Further author information: (Send correspondence to M.B.A.) M.B.A.: E-mail: moncef@engr.unr.edu, Telephone: 1 775 784 6103 S.L.A.: E-mail: lanka@unr.edu, Telephone: 1 775 784 6092 J.C.A.: E-mail: jca@hrz.tu-chemnitz.de, Telephone: 1 775 784 6092 L.H.A.: E-mail: lutz.hofmann@s2000.tu.chemnitz.de, Telephone: 1 775 784 6092

A straightforward method in decreasing the α factor is to increase the carrier concentration doping levels in the active region which increases the differential gain of the VCSEL. Moreover, a p-type doping of the carrier concentration will decrease the chirping width.4

In multimode VCSELs, the dispersion induced power penalty caused by MPN is given as in equation 1.5 ∂mpn = −5log10 [1 − (Q.σmpn )2 ] , (1)

where σmpn is the relative noise level of the received power in the presence of MPN, and Q is the Q-factor ( Q = 6, BER = 10−9 ). In a digital lightwave system the σmpn can be expressed as in equation 2.6 k σmpn = √ [1 − exp(−(ΠBLδλ D)2 )] , 2 (2)

where where B, L, δλ , and D are the bit rate, the fiber length, the root mean square spectralwidth of the laser source, and is the fiber dispersion, respectively. The k factor is known as the mode partition noise coefficient with values between 0-1. An accurate value of k is difficult to measure and it is likely to vary from one VCSEL to another. Measured k values for edge emitters are in the range of 0.6 - 0.8.6 In VCSELs, a single longitudinal mode is supported in a cavity that can support multiple transverse modes. Transverse mode can have significant differences in their coupling efficiency into a fiber. Therefore, mode selective loss is easily introduced and MPN noise becomes a dominant factor in the optical link. We expect the value of the k coefficient to be dependant on the cavity size of the VCSEL, however; the rms spectralwidth and the carrier lifetime are also representative of the cavity size. Lasers with large cavity lase in many modes and have wider spectral width. Therefore, we expect that large cavity VCSELs will exhibit higher value for k. Until we measure this value accurately we are going to assume that k to be 0.5 which is an underestimation for VCSELs with large aperture and there is a possibility of overestimation for high speed VCSELs that are either single moded or have two modes at most. In the limit (πBLσmpn ) << 1, MPN has a square law dependence on the source spectral width. We used the above equations to calculate the power penalty due to degradation caused by MPN with a k coefficient of 0.5.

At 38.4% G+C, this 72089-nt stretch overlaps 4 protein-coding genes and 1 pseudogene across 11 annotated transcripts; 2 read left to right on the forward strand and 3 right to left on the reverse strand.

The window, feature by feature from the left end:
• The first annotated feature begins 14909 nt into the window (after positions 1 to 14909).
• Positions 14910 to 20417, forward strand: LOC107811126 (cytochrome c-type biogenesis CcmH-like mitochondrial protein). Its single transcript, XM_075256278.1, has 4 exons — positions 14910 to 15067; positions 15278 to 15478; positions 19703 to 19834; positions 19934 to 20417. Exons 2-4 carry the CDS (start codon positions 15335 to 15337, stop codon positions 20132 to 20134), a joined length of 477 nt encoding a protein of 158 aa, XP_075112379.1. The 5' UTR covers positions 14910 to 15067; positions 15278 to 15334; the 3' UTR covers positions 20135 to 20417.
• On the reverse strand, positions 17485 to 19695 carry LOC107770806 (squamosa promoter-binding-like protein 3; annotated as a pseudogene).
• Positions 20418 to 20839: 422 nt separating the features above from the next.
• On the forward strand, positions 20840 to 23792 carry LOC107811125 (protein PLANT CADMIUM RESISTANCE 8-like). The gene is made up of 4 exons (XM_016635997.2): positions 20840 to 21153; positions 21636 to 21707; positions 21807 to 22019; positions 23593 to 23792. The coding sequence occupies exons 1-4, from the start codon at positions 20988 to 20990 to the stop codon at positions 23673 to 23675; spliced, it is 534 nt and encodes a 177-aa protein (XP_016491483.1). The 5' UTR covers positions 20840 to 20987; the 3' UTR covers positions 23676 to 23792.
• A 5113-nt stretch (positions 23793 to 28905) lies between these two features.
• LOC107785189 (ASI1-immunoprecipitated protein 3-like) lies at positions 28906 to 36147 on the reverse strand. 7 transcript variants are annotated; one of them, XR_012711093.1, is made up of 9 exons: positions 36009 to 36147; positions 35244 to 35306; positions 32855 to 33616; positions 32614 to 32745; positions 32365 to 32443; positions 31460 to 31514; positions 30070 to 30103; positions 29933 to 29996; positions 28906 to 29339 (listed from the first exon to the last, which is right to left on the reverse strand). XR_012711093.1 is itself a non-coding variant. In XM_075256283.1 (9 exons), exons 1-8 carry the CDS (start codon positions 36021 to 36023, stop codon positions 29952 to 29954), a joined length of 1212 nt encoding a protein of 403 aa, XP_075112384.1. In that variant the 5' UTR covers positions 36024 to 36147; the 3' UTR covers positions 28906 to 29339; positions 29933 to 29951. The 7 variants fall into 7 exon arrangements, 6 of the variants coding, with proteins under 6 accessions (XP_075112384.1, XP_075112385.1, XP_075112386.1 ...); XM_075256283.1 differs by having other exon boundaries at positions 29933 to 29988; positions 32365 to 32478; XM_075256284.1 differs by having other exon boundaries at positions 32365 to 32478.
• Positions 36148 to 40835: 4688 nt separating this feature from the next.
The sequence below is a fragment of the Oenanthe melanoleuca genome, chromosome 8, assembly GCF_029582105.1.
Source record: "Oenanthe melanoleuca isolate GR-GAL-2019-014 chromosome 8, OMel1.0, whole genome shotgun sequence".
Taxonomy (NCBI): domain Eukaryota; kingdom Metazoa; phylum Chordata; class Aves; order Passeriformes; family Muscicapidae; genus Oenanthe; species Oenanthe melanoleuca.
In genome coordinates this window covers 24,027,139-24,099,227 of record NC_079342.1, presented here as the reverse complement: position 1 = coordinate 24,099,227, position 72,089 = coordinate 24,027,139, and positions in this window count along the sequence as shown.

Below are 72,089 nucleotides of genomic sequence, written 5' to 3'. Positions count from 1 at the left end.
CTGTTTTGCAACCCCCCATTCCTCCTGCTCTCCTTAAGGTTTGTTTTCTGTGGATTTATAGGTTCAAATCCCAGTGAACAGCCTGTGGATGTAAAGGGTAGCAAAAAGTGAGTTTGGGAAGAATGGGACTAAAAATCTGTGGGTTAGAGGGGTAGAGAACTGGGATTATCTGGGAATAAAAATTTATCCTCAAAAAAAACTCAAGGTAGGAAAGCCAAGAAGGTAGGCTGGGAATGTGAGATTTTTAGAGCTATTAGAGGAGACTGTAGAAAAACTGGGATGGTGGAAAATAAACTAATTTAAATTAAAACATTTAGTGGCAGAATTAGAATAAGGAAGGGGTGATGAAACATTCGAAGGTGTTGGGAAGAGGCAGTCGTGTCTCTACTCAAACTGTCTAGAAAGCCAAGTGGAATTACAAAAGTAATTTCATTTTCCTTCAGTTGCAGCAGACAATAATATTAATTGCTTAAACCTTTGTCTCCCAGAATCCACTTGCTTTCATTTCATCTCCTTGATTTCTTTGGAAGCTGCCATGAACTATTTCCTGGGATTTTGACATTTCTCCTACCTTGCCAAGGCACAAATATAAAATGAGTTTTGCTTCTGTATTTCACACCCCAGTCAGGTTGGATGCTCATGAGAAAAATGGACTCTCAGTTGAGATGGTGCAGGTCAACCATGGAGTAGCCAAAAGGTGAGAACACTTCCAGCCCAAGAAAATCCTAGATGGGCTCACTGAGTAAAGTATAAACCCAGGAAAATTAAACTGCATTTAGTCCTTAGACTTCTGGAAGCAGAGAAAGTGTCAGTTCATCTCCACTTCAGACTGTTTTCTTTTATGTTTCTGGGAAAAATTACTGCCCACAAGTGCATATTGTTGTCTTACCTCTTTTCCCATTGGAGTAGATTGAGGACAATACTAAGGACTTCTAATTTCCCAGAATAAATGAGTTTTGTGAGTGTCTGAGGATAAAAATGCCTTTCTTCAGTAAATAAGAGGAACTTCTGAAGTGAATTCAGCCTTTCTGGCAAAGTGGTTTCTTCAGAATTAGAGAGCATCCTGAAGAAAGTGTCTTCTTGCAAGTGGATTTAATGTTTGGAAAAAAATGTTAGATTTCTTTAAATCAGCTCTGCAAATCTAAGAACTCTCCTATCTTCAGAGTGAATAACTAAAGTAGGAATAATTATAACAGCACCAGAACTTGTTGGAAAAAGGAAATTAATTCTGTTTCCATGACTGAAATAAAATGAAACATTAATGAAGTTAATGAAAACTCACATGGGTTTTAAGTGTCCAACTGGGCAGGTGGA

The effect of the spectralwidth on the mode partition noise power penalty in multimode VCSELs has been investigated. It was found that VCSELs with shorter life exhibited a wider spectralwidth, and therefore less MPN power penalty. VCSELs with narrow spectralwidth (small aperture) are better suited for higher bandwidth length product applications compared to low bit rate VCSELs (large aperture). We used an estimated value for the k coefficient; we are in the process of measuring it. To the best of our knowledge, the MPN k coefficient in VCSELs has not been measured.

1. W. Cheng, and A. Chu, “The Dependence of Carrier Lifetime on Spectral Width in Multimode Semiconductor Lasers,” in IEEE Photonics Letters,vol 8, No 5 pp. 611–613, 1996. 2. C. H. Henry, “Theory of the linewidth of semiconductor lasers,” in IEEE. J. Quantum Electronics,vol 18, No 5 pp. 259–265, 1982. 3. L. A. Coldren and S. W. Corzine, Chapter 5 in Diode Lasers and Photonics Integrated Circuits, Wiley & Sons, New York, 1995. 4. G. P. Agrawal, P. J. Anthony and T. M. Shen, “Dispersion penalty for 1.3 lightwave system wit multimode semiconductor lasers,” in J. Lightwave Technol.,vol 6, pp. 620–625, 1988. 5. K. Ogawa, “Analysis of mode partition noise in laser transmission systems,” IEEE. J. Quantum Electron,” IEEE. J. Quantum Electronics,vol 18, pp. 849–855, 1989. 6. G. P Agrawal, Chapter 5 in Fiber Communication Systems, Wiley & Sons, New York, 1995.